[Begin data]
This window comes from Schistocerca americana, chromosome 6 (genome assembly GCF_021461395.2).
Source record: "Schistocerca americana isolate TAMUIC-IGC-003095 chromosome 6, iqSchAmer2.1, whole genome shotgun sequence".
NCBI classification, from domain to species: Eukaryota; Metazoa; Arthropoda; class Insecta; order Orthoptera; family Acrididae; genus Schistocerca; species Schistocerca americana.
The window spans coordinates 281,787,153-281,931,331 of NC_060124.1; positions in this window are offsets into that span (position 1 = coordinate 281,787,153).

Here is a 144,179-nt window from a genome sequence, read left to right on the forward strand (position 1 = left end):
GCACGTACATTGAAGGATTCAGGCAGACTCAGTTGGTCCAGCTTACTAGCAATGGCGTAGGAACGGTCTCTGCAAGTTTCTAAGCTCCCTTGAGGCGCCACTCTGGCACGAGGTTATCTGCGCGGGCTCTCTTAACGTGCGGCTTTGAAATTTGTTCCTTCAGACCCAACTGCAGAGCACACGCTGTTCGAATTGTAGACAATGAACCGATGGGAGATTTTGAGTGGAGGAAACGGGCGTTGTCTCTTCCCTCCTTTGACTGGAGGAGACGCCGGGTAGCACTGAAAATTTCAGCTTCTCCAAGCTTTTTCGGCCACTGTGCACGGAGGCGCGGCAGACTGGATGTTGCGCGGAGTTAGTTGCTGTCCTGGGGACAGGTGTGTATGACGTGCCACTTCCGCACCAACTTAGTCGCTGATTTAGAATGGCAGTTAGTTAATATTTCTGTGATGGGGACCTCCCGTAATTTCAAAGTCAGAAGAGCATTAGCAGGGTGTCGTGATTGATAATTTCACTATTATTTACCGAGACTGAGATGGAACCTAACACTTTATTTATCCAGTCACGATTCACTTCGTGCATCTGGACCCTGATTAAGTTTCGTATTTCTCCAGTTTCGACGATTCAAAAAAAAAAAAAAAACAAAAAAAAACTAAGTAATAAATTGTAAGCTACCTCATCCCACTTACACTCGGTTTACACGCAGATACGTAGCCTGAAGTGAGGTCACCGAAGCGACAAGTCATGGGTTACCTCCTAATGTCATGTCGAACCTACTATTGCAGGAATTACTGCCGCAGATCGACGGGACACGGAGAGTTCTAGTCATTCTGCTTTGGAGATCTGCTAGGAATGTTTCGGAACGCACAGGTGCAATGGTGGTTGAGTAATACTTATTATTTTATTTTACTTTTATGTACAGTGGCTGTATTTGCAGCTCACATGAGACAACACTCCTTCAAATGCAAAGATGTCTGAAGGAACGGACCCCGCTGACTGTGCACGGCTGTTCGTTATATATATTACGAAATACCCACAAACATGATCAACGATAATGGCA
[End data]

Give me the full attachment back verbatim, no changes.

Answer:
This window comes from Schistocerca americana, chromosome 6 (genome assembly GCF_021461395.2).
Source record: "Schistocerca americana isolate TAMUIC-IGC-003095 chromosome 6, iqSchAmer2.1, whole genome shotgun sequence".
NCBI classification, from domain to species: Eukaryota; Metazoa; Arthropoda; class Insecta; order Orthoptera; family Acrididae; genus Schistocerca; species Schistocerca americana.
The window spans coordinates 281,787,153-281,931,331 of NC_060124.1; positions in this window are offsets into that span (position 1 = coordinate 281,787,153).

Here is a 144,179-nt window from a genome sequence, read left to right on the forward strand (position 1 = left end):
GCACGTACATTGAAGGATTCAGGCAGACTCAGTTGGTCCAGCTTACTAGCAATGGCGTAGGAACGGTCTCTGCAAGTTTCTAAGCTCCCTTGAGGCGCCACTCTGGCACGAGGTTATCTGCGCGGGCTCTCTTAACGTGCGGCTTTGAAATTTGTTCCTTCAGACCCAACTGCAGAGCACACGCTGTTCGAATTGTAGACAATGAACCGATGGGAGATTTTGAGTGGAGGAAACGGGCGTTGTCTCTTCCCTCCTTTGACTGGAGGAGACGCCGGGTAGCACTGAAAATTTCAGCTTCTCCAAGCTTTTTCGGCCACTGTGCACGGAGGCGCGGCAGACTGGATGTTGCGCGGAGTTAGTTGCTGTCCTGGGGACAGGTGTGTATGACGTGCCACTTCCGCACCAACTTAGTCGCTGATTTAGAATGGCAGTTAGTTAATATTTCTGTGATGGGGACCTCCCGTAATTTCAAAGTCAGAAGAGCATTAGCAGGGTGTCGTGATTGATAATTTCACTATTATTTACCGAGACTGAGATGGAACCTAACACTTTATTTATCCAGTCACGATTCACTTCGTGCATCTGGACCCTGATTAAGTTTCGTATTTCTCCAGTTTCGACGATTCAAAAAAAAAAAAAAAACAAAAAAAAACTAAGTAATAAATTGTAAGCTACCTCATCCCACTTACACTCGGTTTACACGCAGATACGTAGCCTGAAGTGAGGTCACCGAAGCGACAAGTCATGGGTTACCTCCTAATGTCATGTCGAACCTACTATTGCAGGAATTACTGCCGCAGATCGACGGGACACGGAGAGTTCTAGTCATTCTGCTTTGGAGATCTGCTAGGAATGTTTCGGAACGCACAGGTGCAATGGTGGTTGAGTAATACTTATTATTTTATTTTACTTTTATGTACAGTGGCTGTATTTGCAGCTCACATGAGACAACACTCCTTCAAATGCAAAGATGTCTGAAGGAACGGACCCCGCTGACTGTGCACGGCTGTTCGTTATATATATTACGAAATACCCACAAACATGATCAACGATAATGGCA